poses, while it looks nice in print and has a musical sound,
is impractical. As a matter of fact the value of the tim
ber on a given tract of land would just about pay for
clearing it, and while this would give the purchaser the
land cleared, that is if the timber could be applied for this
purpose, it must be remembered that a poor man cannot
undertake the job. He would starve to death a dozen
times while getting enough land cleared to support him
self. Congress has a tough job on its hands in untangling
the snarl and conferences and agreements made by others
will have little bearing on the final result.
It is estimated that every newspaper has five readers.
This being the case the Capital Journal's family of read
ers now numbers 20,nf5. This is going some and the
family is steadily and rapidly growing.
Evidently many people have but little confidence in
Ford's peace movement. Rev. Frank L. Loveland of Port
land says of it: "When Europe acts the rascal, America
acts the fool." Allen B. Parker, one time democratic
candidate for president, calls Ford "A strutting clown"
and most of the other prominent persons asked to accom
pany the expedition declined while others did not even
pay him the courtesy of answering his invitation.
In London Lloyds will bet against anything. It is bet
ting now with the English soldiers at the odds of eight to
one that they will not be, killed. This means that so long
as not more than one in eight is killed Lloyds cannot lose.
With the larger part of England's army at home it looks
as though Lloyds had. a lead pipe cinch on that bet.
The shooting of Ashland's postmaster Tuesday made a
fine opening for a bit of yellow journalism, but not a news
paper in the state took advantage of it. Suppose the story
had been printed under a big display head: "Kaiser is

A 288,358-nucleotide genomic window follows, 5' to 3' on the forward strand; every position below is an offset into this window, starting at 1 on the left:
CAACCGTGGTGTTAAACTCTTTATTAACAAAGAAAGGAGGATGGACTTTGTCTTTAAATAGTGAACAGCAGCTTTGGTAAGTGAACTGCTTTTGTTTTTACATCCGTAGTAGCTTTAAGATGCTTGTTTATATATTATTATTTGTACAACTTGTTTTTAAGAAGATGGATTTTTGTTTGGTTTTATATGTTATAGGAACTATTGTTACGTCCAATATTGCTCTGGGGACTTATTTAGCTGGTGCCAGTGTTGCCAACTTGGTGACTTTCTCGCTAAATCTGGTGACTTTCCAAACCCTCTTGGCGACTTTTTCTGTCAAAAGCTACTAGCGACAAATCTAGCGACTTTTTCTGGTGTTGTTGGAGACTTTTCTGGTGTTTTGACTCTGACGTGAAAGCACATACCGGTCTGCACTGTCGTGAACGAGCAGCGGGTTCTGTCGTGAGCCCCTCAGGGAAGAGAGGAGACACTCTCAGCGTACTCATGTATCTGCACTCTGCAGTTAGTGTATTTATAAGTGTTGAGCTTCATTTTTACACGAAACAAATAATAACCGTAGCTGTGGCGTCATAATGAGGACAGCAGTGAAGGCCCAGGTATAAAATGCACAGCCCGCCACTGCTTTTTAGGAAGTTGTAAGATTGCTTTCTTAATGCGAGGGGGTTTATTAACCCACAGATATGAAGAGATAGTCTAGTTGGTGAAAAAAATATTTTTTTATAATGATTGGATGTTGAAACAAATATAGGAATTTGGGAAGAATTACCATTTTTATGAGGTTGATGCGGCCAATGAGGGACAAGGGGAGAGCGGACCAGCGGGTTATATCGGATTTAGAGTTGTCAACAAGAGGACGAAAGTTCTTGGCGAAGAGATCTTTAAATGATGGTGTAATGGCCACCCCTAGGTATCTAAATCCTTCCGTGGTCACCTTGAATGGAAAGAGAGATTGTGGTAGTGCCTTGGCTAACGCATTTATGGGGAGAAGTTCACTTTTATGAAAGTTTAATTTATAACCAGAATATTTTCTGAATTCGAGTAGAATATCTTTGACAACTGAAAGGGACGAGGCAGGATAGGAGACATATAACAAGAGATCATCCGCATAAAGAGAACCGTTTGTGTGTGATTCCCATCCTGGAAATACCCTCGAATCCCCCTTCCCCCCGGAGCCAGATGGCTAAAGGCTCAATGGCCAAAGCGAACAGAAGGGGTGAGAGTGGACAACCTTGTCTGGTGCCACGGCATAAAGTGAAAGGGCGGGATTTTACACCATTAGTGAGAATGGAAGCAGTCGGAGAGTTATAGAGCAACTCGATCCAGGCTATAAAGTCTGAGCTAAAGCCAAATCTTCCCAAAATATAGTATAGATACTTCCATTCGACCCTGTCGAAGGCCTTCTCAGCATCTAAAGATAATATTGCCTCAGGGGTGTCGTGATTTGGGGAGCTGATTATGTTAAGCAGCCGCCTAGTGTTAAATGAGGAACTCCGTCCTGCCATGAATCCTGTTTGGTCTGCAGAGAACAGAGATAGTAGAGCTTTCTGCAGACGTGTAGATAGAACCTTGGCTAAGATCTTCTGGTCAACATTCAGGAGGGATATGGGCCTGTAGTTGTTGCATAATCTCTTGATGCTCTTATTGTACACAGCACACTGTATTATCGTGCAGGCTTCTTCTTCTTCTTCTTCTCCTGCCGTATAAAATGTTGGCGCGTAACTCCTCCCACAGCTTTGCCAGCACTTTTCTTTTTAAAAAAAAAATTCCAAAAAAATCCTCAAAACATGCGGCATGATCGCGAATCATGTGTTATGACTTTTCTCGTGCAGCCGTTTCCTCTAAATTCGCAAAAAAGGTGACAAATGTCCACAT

shot." The newsboys could not have passed out the papers
fast enough for the public.
Greece has about as attractive a choice in deciding
what she will do concerning the war as one sentenced to
death in Utah. In that state the generosity of its people
is shown by its tender feeling toward cnmnials oi this
kind who can be hanged or shot just as they prefer.
Villa is certainly having a hard time. He has been
killed a dozen or more times, fatally wounded as many
more and now he is hopelessly insane and wandering in
the deserts of northern Mexico.
Many Good Jobs For Spcial
ists, But These Are Seldom
In Need of Them
It is possible there is any connection between Ford's
invading Europe and the resignation of half the Austrian
cabinet yesterday?
Since the eame with the Syracuse team is over the
0. A. C. team knows exactly how a door mat feels in bad
Christmas in 24 days and the wets have, as the bankers
ii i mi i 1 i 1. i
and lawyers would express it: "inirty days witnoiu
LADD & BUSH, Bankers
Established 18G8
Transact a General Banking Business
Safety Dcpesit Boxes
The magazines have known a slump; they're gravitat
ing to the dump. Ten years ago their lives were gay, and
they controlled the right of way. Their advertising made
them thick, and heavy as a paving brick
Their circulation boomed along, and life
was just one grand sweet song. Of course
the publishers were sure their bed of roses
would endure, but in this world, wherein we
stay, conditions come and pass away. The
moving pictures made a hit, and folks who
used to read and knit beside the fire, on
winter nights, now drift downtown to see
the sights. The auto came and seemed to
be a family necessity. And people toured
to distant scenes, who used to read the
magazines. Life's business now is just to roam; no one
has any use for home; our thoughts are all on "record
speed," and so we haven't time to read. And so it is the
magazines sell slower than old cans of beans. Where once
the newsman piled them high, to lure the eager public
eye, he now lays in but three or four, and seldom has to
order more. It's sad to see the magazines immersed, in
clammy soup tureens!
i'lfc "v V
One good thing about a job in the
Civil Service department of the
United States, is that the holder there
of, holds his job as lung as the work i9
done satisfactorily, and the other good
thing is that the pay is regular, regard
less of poor business or hard times.
Examinations are held every month
at Seattle, aud a poster on the bulletin
board at the local postoffiee announces
several within tho next few weeks.
Interested parties may send to the post
office here for blunkB and additional
For instance, here is a fino $3,000
job waiting for some one. This amount
is what the government is willing to
pay for a man who can satisfy the